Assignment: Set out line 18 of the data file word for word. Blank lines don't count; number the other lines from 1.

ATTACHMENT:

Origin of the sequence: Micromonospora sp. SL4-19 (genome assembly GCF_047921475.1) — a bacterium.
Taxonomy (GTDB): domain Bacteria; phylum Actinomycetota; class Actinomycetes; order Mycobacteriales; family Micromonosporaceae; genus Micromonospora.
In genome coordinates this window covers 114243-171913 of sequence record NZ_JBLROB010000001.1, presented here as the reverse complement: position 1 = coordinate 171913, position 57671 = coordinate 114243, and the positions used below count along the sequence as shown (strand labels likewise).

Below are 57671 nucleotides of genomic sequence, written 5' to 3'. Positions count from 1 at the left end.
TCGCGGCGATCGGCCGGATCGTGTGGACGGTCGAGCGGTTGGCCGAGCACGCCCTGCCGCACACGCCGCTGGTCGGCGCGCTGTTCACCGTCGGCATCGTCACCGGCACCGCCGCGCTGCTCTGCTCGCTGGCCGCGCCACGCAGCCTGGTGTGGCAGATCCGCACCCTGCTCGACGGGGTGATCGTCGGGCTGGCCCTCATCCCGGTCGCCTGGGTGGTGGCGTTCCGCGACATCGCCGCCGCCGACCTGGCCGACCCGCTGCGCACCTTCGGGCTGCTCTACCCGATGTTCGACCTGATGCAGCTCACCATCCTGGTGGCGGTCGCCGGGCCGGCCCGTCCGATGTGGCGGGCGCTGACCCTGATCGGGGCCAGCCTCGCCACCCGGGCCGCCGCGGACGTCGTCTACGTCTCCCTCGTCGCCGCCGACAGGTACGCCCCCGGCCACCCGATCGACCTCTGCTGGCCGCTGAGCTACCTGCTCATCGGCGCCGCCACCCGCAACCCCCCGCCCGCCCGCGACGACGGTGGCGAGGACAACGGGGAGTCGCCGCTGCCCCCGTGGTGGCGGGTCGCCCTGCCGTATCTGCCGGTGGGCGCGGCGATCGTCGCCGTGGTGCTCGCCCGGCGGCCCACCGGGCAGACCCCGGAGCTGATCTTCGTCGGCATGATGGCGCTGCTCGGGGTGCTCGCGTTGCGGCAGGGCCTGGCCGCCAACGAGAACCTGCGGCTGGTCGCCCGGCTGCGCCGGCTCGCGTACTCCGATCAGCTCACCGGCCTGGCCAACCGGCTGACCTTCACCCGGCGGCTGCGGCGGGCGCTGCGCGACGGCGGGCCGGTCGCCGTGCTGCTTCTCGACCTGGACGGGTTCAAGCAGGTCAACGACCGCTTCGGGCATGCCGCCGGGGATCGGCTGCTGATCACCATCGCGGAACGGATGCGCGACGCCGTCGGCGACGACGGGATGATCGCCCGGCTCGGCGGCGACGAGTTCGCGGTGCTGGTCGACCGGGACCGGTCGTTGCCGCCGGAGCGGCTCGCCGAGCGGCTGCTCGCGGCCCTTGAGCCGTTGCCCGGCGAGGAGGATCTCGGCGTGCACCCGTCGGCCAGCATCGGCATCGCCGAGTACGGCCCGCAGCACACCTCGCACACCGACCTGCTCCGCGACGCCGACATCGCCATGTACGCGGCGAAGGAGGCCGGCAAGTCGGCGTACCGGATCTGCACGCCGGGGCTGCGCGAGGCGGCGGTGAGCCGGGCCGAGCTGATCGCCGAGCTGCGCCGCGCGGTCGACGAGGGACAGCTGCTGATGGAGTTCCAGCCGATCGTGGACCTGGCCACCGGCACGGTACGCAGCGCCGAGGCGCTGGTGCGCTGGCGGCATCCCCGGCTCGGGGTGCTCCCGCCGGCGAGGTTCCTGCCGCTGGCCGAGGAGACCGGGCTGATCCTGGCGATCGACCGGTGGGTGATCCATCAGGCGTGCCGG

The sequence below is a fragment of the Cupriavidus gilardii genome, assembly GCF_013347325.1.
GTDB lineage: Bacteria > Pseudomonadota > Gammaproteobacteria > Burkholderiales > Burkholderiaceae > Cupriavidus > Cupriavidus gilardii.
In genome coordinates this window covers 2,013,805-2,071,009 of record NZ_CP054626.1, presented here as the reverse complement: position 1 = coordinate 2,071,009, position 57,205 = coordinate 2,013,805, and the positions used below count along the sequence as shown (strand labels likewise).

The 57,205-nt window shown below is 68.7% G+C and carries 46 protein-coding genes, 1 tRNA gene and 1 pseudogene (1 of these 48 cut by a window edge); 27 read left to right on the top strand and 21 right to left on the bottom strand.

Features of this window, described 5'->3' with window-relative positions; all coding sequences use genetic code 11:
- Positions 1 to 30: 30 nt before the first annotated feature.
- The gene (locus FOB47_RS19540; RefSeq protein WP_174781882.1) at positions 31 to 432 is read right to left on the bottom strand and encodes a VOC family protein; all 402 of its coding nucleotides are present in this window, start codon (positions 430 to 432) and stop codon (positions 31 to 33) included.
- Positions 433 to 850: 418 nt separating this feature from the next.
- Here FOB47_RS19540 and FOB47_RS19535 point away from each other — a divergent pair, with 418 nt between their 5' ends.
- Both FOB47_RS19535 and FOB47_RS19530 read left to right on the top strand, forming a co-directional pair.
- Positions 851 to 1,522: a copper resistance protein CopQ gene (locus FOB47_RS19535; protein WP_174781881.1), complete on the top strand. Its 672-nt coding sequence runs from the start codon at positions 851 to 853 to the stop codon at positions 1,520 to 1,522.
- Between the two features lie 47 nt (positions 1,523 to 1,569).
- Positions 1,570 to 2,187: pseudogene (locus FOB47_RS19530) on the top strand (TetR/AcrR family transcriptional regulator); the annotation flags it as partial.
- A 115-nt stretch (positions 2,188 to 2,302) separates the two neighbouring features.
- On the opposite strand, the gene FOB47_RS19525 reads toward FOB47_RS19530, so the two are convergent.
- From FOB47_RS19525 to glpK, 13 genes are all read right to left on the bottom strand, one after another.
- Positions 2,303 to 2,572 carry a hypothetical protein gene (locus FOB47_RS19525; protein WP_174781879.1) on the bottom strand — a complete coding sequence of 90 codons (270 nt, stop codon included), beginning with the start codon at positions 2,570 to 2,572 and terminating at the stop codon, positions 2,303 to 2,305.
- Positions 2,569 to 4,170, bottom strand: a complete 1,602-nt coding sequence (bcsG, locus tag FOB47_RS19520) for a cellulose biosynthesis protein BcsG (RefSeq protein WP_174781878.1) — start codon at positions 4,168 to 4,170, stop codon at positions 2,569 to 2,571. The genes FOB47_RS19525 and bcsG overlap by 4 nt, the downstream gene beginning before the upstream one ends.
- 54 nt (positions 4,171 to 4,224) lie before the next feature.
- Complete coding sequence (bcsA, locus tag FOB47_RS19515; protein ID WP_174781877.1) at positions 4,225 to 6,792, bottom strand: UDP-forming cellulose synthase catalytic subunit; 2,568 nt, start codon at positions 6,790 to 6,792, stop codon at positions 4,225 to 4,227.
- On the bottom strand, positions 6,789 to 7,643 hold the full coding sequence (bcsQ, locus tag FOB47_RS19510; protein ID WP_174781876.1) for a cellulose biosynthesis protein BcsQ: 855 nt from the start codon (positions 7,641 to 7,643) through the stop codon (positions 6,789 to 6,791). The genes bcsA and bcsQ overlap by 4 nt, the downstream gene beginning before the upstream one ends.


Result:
- Positions 1,570 to 2,187: pseudogene (locus FOB47_RS19530) on the top strand (TetR/AcrR family transcriptional regulator); the annotation flags it as partial.